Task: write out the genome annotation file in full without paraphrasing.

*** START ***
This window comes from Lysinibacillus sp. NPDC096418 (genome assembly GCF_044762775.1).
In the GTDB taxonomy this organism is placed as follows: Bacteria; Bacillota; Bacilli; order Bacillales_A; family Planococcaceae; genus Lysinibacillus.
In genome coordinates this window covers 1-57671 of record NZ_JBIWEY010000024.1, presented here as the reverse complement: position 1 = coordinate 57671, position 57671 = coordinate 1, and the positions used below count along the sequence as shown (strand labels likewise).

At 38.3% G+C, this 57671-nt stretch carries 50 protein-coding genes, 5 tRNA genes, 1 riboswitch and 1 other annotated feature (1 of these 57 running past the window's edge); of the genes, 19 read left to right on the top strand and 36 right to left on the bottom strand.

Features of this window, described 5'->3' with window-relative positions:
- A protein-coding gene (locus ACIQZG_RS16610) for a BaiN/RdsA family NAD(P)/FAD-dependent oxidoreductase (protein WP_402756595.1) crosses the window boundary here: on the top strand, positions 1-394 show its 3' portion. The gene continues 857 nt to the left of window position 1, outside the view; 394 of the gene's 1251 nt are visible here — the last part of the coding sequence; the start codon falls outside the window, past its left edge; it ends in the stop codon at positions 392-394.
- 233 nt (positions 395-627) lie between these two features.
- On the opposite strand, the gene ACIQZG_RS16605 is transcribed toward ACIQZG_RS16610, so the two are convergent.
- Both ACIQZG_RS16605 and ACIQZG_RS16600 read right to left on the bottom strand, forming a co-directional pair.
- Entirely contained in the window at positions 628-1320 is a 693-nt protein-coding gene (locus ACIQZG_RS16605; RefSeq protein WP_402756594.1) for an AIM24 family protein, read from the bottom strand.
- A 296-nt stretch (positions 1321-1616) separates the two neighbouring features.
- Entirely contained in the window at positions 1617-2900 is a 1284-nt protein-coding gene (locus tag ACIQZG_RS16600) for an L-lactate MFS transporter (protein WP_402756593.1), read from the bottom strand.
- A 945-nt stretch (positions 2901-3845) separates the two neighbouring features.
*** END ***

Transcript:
This window comes from Lysinibacillus sp. NPDC096418 (genome assembly GCF_044762775.1).
In the GTDB taxonomy this organism is placed as follows: Bacteria; Bacillota; Bacilli; order Bacillales_A; family Planococcaceae; genus Lysinibacillus.
In genome coordinates this window covers 1-57671 of record NZ_JBIWEY010000024.1, presented here as the reverse complement: position 1 = coordinate 57671, position 57671 = coordinate 1, and the positions used below count along the sequence as shown (strand labels likewise).

At 38.3% G+C, this 57671-nt stretch carries 50 protein-coding genes, 5 tRNA genes, 1 riboswitch and 1 other annotated feature (1 of these 57 running past the window's edge); of the genes, 19 read left to right on the top strand and 36 right to left on the bottom strand.

Features of this window, described 5'->3' with window-relative positions:
- A protein-coding gene (locus ACIQZG_RS16610) for a BaiN/RdsA family NAD(P)/FAD-dependent oxidoreductase (protein WP_402756595.1) crosses the window boundary here: on the top strand, positions 1-394 show its 3' portion. The gene continues 857 nt to the left of window position 1, outside the view; 394 of the gene's 1251 nt are visible here — the last part of the coding sequence; the start codon falls outside the window, past its left edge; it ends in the stop codon at positions 392-394.
- 233 nt (positions 395-627) lie between these two features.
- On the opposite strand, the gene ACIQZG_RS16605 is transcribed toward ACIQZG_RS16610, so the two are convergent.
- Both ACIQZG_RS16605 and ACIQZG_RS16600 read right to left on the bottom strand, forming a co-directional pair.
- Entirely contained in the window at positions 628-1320 is a 693-nt protein-coding gene (locus ACIQZG_RS16605; RefSeq protein WP_402756594.1) for an AIM24 family protein, read from the bottom strand.
- A 296-nt stretch (positions 1321-1616) separates the two neighbouring features.
- Entirely contained in the window at positions 1617-2900 is a 1284-nt protein-coding gene (locus tag ACIQZG_RS16600) for an L-lactate MFS transporter (protein WP_402756593.1), read from the bottom strand.
- A 945-nt stretch (positions 2901-3845) separates the two neighbouring features.